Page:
'Songlines: Tracking the Seven Sisters'

Finally managed to grab time yesterday to visit Songlines currently showing at The Box in Plymouth, and recommended to me by at least two other people. Defintely worth the drive on a stormy Sunday. I've seen a couple large-scale exhibitions featuring First People Australian art; at the British Museum a few years ago and also a fantastic one at the Hayward Gallery, London many years before, which still haunts me. This was set over four venues so involved some exploring but that adds to the fun. I started at the Dome instead of the recommended Box and felt that maybe I did it the right way round because having seen the video projection on the roof of the Dome featuring the artworks, people, cave paintings and landscape, I could then spot the work in the gallery spaces and relate it to the landscapes and historical context in which they were created. 
These were in St Luke's church opposite which had been subdivided with tall walls to show off some impressive dot paintings. Sadly I missed recording some of the early ones because I wasn't sure that photography was permitted. But these details above give a flavour of the pattern and beautiful colour sequences used by a variety of artists. Far more colourful than I was anticipating, I guess they've been introduced to acrylics which are cheaper and less time consuming to use than traditional ochres which need grinding down.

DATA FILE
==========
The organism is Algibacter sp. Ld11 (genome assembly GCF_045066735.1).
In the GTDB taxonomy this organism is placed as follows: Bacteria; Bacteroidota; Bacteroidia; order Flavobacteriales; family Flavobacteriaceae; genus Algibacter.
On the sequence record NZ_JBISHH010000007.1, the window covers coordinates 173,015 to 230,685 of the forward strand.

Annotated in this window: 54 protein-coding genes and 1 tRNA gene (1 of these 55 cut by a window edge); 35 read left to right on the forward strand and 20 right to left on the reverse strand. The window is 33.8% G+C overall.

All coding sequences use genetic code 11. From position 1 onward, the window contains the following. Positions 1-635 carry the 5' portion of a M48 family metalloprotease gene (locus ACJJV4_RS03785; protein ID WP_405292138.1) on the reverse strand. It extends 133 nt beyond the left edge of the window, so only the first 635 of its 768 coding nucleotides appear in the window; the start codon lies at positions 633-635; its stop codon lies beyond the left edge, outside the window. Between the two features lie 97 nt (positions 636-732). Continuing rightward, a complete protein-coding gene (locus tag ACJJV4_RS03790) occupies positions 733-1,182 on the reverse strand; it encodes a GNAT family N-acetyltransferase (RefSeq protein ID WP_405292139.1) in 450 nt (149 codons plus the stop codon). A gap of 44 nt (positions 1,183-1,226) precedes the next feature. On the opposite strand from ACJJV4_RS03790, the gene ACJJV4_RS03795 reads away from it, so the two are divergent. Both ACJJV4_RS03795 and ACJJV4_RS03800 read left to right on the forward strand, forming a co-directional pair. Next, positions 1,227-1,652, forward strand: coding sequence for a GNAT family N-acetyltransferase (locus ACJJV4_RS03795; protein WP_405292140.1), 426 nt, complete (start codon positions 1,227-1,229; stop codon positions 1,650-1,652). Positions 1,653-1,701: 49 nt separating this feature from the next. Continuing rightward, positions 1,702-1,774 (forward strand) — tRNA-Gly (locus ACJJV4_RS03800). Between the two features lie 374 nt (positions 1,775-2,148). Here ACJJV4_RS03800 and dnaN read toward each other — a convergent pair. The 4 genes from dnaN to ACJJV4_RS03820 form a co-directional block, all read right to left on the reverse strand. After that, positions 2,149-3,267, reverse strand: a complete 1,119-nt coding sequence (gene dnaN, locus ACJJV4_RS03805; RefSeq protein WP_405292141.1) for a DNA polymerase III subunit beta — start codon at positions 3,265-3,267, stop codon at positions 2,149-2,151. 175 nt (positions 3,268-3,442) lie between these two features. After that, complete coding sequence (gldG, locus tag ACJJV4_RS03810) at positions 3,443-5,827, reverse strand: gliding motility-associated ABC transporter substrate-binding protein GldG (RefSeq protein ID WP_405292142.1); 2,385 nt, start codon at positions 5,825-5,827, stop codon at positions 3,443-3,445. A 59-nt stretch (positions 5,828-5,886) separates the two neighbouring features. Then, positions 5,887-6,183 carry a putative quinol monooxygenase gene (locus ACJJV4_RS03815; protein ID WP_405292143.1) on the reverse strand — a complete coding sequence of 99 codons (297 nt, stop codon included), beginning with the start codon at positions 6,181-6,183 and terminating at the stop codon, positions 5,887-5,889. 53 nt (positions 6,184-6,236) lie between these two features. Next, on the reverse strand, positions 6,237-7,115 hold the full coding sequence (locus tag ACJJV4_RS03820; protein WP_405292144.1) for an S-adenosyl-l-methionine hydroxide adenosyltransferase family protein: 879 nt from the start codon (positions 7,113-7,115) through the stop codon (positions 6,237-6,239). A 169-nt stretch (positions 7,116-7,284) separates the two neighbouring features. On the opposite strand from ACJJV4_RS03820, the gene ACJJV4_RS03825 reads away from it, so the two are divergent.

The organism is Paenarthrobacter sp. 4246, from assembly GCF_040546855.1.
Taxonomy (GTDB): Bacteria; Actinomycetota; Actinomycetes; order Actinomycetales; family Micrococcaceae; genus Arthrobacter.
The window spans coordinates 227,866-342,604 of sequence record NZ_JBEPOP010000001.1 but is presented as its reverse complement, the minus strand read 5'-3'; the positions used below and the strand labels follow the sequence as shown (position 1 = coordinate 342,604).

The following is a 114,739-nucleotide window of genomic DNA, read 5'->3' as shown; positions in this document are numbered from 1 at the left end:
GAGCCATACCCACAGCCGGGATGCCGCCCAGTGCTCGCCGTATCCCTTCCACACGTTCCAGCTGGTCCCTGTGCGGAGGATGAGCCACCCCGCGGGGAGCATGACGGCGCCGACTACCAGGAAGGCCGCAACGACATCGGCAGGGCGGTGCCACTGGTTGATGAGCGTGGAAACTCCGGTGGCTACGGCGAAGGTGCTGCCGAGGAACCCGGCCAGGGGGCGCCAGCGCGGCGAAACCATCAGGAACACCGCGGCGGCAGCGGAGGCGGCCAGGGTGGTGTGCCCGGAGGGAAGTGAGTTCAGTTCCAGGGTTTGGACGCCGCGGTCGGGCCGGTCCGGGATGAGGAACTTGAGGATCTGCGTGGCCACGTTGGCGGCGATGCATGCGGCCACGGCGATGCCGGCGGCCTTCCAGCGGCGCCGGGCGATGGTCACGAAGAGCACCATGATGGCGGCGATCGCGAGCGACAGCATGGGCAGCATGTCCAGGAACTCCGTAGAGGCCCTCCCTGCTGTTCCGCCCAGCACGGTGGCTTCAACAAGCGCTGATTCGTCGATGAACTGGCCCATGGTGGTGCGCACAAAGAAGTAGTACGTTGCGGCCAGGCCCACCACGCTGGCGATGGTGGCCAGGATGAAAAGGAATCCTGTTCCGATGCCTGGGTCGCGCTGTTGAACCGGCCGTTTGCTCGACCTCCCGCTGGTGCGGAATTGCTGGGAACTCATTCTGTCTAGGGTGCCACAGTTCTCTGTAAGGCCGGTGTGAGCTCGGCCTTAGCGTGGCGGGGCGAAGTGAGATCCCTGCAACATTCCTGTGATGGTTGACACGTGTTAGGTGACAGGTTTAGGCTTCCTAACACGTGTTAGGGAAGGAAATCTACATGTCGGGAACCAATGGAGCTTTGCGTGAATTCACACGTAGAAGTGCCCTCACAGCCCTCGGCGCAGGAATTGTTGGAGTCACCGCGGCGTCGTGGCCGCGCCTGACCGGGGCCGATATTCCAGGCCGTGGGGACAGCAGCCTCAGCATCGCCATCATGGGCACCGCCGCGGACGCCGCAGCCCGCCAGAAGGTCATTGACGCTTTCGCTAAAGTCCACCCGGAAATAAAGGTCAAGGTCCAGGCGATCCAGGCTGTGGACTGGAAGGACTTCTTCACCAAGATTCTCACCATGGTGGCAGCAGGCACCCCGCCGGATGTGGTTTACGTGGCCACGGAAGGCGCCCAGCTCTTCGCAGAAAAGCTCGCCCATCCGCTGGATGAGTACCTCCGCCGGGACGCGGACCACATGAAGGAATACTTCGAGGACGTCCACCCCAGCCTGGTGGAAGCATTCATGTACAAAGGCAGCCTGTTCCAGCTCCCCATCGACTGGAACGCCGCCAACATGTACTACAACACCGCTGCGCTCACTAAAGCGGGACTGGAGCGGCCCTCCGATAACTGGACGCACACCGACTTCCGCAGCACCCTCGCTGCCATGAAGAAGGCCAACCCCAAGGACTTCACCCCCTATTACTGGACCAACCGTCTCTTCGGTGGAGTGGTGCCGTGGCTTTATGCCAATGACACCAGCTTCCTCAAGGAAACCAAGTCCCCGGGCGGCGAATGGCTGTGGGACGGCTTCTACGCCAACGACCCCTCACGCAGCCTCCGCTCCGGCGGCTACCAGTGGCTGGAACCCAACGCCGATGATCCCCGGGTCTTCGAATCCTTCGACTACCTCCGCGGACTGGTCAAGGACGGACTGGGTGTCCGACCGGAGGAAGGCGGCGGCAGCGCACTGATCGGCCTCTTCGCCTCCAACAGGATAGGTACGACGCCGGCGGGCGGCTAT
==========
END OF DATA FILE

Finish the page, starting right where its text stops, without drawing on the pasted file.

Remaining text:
The applied artworks were well displayed I felt. Large multi-coloured woven grass baskets on a seductive black painted wall hung quite high up (maybe because they are very stroke-able!) Grass is also used for the lifesize 'puppet' figures featured in the Dome video of the Seven Sisters projection and these were sited on uber shiny mirror surface, emphasising materials and techniques. Across the road in the Art School were examples of seed beads which had been delicately painted and threaded on wool or cotton,reminding me that sourcing readily available materials is one answer to a sustainable art practice.
The above exhibits towards the end of the show in St Luke's just entranced me. With the feel of Outsider Art about them, these were made by residents at Wanarn Aged Care Facility. I wondered whether a lifetime of sticking to the dots finally was abandoned and they found a freedom to create their own stories. These were my favourites - colour / line / composition / energy - beautiful. And the wheelchair! embellished with grass and wool, splodges of paint and intentional painted lines, snakes threaded through the wheelspokes, so enchanting to see that at the end of life there is still fun and mischief.
A joyful celebration of colour, material and texture.
Songlines at The Box, Plymouth until 27 Feb 2022

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